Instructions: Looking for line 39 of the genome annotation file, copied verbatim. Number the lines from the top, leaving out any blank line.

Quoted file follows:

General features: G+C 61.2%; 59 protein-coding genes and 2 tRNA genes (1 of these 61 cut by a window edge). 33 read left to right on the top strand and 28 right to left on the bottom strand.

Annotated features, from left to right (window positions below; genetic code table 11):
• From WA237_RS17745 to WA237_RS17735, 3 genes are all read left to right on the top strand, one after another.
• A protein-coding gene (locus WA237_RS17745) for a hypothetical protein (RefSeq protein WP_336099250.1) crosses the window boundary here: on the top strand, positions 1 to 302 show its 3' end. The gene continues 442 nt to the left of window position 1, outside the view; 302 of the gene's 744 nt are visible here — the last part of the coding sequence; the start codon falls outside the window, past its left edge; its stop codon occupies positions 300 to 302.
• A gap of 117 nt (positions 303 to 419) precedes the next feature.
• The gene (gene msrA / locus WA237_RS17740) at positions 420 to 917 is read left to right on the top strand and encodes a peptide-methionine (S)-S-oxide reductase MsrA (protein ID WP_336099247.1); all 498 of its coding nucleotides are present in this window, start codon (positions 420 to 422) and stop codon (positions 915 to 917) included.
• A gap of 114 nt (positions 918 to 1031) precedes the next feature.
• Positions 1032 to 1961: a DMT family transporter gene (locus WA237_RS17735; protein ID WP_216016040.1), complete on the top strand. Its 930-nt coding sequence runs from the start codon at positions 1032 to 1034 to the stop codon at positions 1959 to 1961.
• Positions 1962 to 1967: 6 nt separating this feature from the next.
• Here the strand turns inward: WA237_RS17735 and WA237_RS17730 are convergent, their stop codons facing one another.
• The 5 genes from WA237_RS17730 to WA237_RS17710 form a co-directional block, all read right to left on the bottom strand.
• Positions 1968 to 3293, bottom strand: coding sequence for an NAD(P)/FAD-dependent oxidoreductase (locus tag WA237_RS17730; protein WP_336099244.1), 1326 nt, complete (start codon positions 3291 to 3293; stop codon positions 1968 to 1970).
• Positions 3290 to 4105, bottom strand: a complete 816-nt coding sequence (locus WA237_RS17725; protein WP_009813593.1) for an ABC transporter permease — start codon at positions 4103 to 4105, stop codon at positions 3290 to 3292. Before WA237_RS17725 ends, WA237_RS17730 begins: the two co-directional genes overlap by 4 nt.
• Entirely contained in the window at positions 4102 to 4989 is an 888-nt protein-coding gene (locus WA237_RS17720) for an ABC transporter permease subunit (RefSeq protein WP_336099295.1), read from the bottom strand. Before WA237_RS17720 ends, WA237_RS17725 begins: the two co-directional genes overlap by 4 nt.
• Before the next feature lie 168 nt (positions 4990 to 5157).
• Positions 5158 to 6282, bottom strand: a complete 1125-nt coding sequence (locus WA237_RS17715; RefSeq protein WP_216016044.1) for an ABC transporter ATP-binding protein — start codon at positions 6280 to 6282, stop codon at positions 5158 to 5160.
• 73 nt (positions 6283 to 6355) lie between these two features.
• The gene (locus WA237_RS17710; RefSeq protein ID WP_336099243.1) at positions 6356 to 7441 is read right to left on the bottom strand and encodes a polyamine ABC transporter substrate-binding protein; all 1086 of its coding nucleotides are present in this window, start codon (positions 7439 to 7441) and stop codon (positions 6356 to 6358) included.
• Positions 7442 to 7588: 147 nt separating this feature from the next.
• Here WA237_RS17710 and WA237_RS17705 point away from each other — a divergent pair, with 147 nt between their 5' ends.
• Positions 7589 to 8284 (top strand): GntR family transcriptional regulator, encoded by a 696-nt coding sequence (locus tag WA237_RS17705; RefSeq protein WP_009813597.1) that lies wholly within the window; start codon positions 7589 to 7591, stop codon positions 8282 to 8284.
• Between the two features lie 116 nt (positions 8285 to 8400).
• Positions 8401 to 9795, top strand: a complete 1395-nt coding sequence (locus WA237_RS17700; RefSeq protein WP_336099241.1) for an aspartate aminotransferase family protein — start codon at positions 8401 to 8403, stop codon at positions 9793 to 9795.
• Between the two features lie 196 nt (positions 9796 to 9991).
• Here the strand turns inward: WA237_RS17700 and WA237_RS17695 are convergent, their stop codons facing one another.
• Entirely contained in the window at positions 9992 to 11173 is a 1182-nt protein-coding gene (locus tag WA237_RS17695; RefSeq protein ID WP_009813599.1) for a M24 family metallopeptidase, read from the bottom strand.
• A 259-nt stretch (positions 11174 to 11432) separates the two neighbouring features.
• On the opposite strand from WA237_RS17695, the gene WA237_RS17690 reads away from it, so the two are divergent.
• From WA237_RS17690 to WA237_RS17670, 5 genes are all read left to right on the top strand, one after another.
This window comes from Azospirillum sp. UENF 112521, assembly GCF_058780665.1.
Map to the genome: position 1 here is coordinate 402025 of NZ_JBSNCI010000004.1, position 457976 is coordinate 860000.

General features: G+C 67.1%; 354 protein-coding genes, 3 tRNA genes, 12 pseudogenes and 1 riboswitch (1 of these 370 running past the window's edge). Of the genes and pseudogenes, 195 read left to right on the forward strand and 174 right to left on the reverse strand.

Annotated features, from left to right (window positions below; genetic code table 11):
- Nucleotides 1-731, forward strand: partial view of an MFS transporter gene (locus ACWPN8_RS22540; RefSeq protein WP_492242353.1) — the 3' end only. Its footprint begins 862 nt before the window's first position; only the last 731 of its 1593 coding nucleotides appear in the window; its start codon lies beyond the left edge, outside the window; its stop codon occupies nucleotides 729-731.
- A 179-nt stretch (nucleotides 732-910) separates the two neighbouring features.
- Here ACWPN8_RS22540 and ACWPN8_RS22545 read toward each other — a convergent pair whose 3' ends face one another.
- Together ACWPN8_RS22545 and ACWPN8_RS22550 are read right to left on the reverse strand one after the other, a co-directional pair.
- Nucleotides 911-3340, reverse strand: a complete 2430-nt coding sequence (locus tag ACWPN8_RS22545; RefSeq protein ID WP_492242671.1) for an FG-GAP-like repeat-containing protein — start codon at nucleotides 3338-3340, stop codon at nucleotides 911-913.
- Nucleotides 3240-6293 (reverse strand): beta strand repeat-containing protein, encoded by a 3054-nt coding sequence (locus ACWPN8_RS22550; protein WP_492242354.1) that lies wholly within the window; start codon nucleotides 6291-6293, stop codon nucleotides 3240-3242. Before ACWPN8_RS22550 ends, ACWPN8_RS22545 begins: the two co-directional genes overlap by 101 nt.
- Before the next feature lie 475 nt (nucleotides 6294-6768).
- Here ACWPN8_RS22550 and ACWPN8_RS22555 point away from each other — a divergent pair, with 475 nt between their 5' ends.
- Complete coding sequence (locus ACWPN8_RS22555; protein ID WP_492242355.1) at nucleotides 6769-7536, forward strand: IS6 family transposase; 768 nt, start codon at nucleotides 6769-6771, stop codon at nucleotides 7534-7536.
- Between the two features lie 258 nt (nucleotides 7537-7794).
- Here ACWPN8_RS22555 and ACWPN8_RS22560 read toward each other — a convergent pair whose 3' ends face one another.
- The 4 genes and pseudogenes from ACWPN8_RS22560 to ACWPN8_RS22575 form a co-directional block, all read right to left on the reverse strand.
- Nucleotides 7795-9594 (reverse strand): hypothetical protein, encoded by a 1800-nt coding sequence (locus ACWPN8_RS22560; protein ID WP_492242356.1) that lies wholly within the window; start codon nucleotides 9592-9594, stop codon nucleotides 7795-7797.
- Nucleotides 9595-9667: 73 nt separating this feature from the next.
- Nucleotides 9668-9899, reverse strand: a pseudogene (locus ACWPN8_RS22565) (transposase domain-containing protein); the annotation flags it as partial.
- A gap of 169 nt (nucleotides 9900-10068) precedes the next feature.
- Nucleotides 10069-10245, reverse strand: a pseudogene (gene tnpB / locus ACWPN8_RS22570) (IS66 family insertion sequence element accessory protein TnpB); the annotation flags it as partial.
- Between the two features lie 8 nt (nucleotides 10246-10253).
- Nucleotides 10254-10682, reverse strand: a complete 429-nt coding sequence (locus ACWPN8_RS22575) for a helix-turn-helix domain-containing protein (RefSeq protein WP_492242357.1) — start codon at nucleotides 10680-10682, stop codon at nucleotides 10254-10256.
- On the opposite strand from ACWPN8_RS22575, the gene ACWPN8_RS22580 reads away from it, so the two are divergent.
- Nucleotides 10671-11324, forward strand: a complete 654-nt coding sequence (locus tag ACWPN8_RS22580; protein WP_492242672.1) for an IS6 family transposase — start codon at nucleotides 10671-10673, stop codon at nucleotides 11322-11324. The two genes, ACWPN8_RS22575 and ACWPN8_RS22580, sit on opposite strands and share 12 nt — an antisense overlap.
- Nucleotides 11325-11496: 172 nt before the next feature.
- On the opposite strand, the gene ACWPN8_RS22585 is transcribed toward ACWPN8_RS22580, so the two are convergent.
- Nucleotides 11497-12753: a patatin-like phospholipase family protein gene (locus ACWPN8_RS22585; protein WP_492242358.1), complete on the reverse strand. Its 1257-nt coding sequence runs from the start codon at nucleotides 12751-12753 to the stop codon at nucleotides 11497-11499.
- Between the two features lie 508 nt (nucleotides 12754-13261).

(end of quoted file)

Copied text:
- Nucleotides 3240-6293 (reverse strand): beta strand repeat-containing protein, encoded by a 3054-nt coding sequence (locus ACWPN8_RS22550; protein WP_492242354.1) that lies wholly within the window; start codon nucleotides 6291-6293, stop codon nucleotides 3240-3242. Before ACWPN8_RS22550 ends, ACWPN8_RS22545 begins: the two co-directional genes overlap by 101 nt.